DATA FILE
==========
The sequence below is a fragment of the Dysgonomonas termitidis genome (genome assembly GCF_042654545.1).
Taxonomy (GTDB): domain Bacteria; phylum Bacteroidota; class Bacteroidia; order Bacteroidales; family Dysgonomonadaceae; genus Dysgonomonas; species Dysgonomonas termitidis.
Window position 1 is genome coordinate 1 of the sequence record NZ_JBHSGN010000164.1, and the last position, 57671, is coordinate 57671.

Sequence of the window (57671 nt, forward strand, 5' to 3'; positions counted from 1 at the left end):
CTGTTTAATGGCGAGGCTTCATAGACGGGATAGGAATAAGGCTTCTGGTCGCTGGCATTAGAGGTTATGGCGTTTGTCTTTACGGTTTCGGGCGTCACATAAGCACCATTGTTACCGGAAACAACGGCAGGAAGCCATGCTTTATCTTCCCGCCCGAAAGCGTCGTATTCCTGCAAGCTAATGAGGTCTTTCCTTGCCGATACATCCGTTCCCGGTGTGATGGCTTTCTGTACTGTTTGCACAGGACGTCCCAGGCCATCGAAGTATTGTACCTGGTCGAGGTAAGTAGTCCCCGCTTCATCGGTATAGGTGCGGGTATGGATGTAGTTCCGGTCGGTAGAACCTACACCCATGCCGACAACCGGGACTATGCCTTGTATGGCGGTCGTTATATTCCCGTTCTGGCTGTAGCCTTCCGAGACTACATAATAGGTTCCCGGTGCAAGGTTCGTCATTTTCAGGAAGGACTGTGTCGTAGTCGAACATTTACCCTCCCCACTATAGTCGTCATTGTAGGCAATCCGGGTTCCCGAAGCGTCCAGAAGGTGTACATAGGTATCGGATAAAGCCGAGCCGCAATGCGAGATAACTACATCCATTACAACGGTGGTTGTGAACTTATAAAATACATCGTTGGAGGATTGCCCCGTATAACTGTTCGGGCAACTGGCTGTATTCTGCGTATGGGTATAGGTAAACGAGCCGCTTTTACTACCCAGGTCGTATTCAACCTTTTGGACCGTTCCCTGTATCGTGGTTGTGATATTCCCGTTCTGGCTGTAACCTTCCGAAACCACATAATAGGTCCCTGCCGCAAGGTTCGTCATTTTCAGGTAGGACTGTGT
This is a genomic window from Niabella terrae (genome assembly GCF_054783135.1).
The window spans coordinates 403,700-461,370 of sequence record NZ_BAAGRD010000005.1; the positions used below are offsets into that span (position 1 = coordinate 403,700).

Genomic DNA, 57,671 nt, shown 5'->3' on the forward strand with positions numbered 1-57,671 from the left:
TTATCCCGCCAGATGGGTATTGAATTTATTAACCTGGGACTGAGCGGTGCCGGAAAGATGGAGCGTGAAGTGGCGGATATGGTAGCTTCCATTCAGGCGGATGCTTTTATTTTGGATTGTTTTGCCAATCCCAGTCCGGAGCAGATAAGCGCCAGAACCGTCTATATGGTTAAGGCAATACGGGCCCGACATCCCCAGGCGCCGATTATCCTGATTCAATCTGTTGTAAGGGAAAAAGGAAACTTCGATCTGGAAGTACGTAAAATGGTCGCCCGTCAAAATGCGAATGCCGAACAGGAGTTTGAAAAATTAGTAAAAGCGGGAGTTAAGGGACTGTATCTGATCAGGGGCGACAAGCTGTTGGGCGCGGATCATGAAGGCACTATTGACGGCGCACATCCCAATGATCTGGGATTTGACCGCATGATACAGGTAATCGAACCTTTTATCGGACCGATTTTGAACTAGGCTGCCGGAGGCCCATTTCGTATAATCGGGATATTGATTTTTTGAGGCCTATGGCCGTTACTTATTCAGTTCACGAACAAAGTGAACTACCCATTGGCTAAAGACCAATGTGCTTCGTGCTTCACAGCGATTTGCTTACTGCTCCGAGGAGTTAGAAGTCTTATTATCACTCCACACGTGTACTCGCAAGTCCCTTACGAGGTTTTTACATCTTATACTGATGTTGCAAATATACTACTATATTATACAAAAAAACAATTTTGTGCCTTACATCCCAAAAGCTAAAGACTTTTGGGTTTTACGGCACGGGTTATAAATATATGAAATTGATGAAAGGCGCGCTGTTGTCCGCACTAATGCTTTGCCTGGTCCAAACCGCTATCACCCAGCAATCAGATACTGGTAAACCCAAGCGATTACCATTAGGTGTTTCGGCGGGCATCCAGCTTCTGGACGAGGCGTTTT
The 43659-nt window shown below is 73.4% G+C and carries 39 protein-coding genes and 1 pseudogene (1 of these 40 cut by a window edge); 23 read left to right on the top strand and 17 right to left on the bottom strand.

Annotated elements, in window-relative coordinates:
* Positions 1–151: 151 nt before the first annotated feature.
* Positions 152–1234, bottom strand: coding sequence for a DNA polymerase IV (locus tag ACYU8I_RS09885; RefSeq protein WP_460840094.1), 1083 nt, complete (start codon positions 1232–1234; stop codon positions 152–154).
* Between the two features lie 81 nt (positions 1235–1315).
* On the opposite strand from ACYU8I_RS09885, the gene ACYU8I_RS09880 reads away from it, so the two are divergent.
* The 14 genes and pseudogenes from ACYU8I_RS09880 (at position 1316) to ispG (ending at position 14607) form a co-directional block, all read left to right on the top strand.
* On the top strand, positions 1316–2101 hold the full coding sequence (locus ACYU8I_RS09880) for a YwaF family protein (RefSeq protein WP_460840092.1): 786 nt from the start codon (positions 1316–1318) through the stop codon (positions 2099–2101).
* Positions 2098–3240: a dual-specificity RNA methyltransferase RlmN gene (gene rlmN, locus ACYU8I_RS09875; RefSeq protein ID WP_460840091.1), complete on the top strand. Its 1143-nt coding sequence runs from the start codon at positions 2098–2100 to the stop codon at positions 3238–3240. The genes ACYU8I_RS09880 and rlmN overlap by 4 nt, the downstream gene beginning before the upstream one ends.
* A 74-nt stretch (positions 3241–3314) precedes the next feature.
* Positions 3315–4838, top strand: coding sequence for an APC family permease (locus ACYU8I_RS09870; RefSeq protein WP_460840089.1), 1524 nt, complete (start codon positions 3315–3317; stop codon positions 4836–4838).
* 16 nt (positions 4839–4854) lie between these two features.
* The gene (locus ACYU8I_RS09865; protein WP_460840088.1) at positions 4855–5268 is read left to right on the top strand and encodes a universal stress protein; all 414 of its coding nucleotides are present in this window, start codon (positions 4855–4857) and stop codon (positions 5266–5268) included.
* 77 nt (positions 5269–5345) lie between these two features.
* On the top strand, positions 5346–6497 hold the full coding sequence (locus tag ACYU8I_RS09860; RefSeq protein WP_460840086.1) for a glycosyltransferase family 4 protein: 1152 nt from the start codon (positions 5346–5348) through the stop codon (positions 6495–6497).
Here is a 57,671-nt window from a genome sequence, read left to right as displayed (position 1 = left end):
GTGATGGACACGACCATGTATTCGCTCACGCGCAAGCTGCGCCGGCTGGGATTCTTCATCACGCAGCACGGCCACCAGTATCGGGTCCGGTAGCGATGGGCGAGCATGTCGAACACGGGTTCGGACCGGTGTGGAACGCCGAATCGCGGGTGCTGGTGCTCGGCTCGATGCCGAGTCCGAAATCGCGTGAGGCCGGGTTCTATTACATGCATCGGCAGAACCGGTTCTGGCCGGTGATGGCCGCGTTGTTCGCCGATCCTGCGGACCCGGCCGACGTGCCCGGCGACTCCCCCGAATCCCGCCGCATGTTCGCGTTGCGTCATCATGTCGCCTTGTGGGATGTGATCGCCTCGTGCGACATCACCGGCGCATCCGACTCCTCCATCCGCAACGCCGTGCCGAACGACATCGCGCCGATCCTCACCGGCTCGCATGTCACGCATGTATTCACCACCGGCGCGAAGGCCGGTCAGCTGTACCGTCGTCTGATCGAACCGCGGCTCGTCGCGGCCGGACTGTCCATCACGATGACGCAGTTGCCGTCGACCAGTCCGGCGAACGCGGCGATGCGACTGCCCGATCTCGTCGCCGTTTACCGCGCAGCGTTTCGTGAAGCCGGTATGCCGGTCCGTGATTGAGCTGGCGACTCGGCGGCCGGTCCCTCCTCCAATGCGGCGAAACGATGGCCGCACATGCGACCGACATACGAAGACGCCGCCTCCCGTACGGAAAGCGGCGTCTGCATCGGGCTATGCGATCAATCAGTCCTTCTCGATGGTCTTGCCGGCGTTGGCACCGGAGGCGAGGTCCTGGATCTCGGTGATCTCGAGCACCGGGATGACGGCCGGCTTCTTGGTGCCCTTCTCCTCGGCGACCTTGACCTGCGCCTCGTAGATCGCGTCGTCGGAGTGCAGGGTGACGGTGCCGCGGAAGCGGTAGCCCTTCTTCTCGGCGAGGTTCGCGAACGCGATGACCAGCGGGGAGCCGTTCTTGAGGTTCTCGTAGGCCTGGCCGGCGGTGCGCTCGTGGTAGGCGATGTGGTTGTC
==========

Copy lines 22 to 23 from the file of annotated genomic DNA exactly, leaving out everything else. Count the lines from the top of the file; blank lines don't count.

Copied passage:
* The gene (locus ACYU8I_RS09865; protein WP_460840088.1) at positions 4855–5268 is read left to right on the top strand and encodes a universal stress protein; all 414 of its coding nucleotides are present in this window, start codon (positions 4855–4857) and stop codon (positions 5266–5268) included.
* 77 nt (positions 5269–5345) lie between these two features.